The Crock-Pot 4.7L Countdown Slow Cooker is a large slow cooker with a handy digital countdown timer: you can program it to stop cooking after a certain number of hours rather than having to switch it off manually. Controls are simple but not exactly intuitive.
The cooking results are excellent, making it a good option if you want a large slow cooker with timer. But there are more affordable large slow cookers out there and more versatile multi-cookers on the market, giving the Crock-Pot a real run for its money.
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This is a large, round slow cooker with a ceramic pot. The downside of ceramic is that it's heavy – very heavy by the time it's full of food – to carry to the table and it's harder to clean than a non-stick pot. The upsides are that it retains heat well at the table and you can clean it without fear of damaging a non-stick surface.
Capacity is an impressive 4.7 litres, so even when you allow for it only being 75% full to allow room for bubbling, that means a 3.5-litre working capacity – enough to feed a large family.
Aside from the capacity, its main selling point is the countdown timer. You can set it to cook – at low or high heat – for anything from 30 minutes to 20 hours, in 30-minute increments. Then it automatically switches to keep warm mode. You can't delay the start of the cooking time, though, only tell it when to stop.
Build quality is very good. The well-made handles are fine for carrying the whole thing around the kitchen or to the table – the power cable is detachable – and the rubber feet are excellent, helping to make it very steady.
The Crock-Pot's controls are simple but sometimes counter-intuitive. For example, you press the Select button (not the power button) to switch it on and use the arrow buttons to choose the heat setting. Then you press the power button, thinking you're starting the cooking, but instead it switches the cooker off and you have to start all over again. And then you make the same mistake again, and again, and again.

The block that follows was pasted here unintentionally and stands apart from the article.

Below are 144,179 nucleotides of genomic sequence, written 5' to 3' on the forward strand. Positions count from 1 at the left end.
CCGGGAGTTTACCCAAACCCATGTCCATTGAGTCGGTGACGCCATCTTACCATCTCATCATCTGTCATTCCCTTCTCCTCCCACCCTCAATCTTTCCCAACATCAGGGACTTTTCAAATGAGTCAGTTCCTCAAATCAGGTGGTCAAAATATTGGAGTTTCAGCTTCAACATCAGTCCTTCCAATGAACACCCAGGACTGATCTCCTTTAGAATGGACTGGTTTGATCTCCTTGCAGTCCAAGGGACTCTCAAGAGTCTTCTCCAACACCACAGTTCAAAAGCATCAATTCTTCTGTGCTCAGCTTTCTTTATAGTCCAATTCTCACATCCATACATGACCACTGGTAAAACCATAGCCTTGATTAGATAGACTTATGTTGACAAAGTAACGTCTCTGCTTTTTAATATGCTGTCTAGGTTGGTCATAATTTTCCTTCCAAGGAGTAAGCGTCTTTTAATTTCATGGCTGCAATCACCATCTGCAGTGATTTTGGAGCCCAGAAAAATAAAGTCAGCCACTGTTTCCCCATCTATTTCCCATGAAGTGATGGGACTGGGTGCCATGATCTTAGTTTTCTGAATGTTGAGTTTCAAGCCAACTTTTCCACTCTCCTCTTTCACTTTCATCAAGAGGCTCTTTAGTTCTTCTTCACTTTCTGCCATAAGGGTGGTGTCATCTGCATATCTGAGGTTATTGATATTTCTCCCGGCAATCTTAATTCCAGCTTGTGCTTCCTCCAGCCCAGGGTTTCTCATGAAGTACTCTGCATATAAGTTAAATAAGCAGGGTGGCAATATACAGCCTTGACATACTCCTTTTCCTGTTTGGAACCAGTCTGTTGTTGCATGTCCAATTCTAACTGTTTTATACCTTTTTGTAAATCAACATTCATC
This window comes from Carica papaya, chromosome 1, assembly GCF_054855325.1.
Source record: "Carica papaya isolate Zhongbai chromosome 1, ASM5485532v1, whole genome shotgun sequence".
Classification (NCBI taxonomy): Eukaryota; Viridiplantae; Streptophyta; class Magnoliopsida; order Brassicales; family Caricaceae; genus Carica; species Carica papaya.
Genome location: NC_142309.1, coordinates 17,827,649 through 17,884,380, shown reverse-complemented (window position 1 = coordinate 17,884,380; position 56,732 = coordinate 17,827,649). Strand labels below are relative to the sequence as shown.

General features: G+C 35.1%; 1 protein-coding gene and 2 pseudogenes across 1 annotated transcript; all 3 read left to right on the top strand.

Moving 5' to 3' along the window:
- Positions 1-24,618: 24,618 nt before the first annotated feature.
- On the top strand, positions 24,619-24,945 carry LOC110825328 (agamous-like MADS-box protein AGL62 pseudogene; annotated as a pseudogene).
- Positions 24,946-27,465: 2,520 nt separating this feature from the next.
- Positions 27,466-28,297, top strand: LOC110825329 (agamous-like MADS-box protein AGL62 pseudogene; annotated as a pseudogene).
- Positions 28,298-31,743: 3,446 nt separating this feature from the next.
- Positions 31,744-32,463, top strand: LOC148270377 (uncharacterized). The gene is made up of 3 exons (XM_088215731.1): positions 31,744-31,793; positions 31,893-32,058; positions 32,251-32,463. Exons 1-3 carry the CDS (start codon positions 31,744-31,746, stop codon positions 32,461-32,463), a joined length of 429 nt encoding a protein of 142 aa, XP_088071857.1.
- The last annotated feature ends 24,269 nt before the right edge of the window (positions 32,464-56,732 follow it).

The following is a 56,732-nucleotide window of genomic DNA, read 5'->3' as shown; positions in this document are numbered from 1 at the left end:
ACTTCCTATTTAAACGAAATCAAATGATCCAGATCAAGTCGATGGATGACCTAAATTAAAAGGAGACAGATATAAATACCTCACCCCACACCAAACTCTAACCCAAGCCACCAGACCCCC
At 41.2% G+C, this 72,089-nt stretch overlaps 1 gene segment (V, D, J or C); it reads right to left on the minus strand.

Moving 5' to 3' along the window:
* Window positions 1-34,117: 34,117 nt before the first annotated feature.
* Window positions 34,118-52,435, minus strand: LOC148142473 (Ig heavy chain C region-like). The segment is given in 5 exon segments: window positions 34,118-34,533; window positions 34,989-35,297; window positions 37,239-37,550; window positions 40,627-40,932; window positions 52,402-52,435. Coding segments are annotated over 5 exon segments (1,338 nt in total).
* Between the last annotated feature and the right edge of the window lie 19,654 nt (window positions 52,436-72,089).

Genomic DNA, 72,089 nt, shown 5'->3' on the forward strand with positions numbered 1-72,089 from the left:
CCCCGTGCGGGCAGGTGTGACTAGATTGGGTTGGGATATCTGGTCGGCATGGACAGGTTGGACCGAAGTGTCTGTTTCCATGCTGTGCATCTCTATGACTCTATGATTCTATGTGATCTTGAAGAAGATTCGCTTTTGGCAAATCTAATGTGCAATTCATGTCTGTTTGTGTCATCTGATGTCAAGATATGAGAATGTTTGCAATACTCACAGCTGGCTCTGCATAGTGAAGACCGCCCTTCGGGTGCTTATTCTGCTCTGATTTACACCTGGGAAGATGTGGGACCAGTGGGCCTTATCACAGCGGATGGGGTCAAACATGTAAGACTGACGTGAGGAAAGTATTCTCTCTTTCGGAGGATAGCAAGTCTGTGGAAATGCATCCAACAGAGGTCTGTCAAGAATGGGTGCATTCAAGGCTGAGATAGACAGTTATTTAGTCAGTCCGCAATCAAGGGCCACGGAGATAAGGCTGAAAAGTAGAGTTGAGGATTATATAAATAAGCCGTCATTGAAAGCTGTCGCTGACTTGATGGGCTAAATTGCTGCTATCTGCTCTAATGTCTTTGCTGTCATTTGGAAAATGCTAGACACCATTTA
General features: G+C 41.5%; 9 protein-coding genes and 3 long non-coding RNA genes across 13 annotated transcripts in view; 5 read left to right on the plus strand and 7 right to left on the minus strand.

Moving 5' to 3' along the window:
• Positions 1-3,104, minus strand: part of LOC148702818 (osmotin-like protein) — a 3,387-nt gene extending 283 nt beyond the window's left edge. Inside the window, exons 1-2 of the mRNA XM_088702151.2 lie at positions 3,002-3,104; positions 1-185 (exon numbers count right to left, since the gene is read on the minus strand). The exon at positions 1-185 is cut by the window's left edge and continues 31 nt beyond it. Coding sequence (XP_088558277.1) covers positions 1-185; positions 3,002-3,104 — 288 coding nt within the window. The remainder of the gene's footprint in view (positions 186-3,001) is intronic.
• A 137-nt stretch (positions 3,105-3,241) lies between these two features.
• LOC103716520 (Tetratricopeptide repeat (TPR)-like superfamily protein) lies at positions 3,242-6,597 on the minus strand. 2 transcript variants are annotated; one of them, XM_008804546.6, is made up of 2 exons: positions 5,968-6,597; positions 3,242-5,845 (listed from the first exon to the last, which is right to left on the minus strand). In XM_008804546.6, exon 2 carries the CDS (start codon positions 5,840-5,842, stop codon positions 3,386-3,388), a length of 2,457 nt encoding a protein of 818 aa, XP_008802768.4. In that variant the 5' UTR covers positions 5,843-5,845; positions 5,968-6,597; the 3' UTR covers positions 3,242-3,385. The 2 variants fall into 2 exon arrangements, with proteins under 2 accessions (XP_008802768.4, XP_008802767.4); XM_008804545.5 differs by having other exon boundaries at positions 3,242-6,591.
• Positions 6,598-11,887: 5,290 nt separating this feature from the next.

The countdown timer is a great function, though, the large capacity is great for families and batch cooking, and results are superb. An overnight black bean soup was delicious and had just the right texture.
Washing up was slightly frustrating. One of the disadvantages of a ceramic crock over a non-stick pot is that it's harder to clean. But at least, in theory, you can scrub away with impunity, not having to worry about damaging the surface. The Crock-Pot's instructions, though, urge you not to use abrasive cleaners or scouring pads. But the pot had stubborn white stains after the soup-cooking that just wouldn't shift with soap and water, so we had to use a scouring pad to remove them.
Yes, if you need a large capacity slow cooker with countdown timer. But if the timer's not important to you, go for the more affordable 3.5-litre Lakeland Brushed Chrome Family Slow Cooker or its big brother, the huge 6.5-litre Lakeland slow cooker, that still works out cheaper.
Alternatives at the same price include the Morphy Richards 3.5L Digital Sear and Stew Slow Cooker with a metal pot that can be used on the hob to sauté or sear ingredients before cooking, or the superb Tefal 8 in 1 Multi Cooker, which offers slow cooking and much, much more.
A huge capacity and countdown timer make this a good option for large families.
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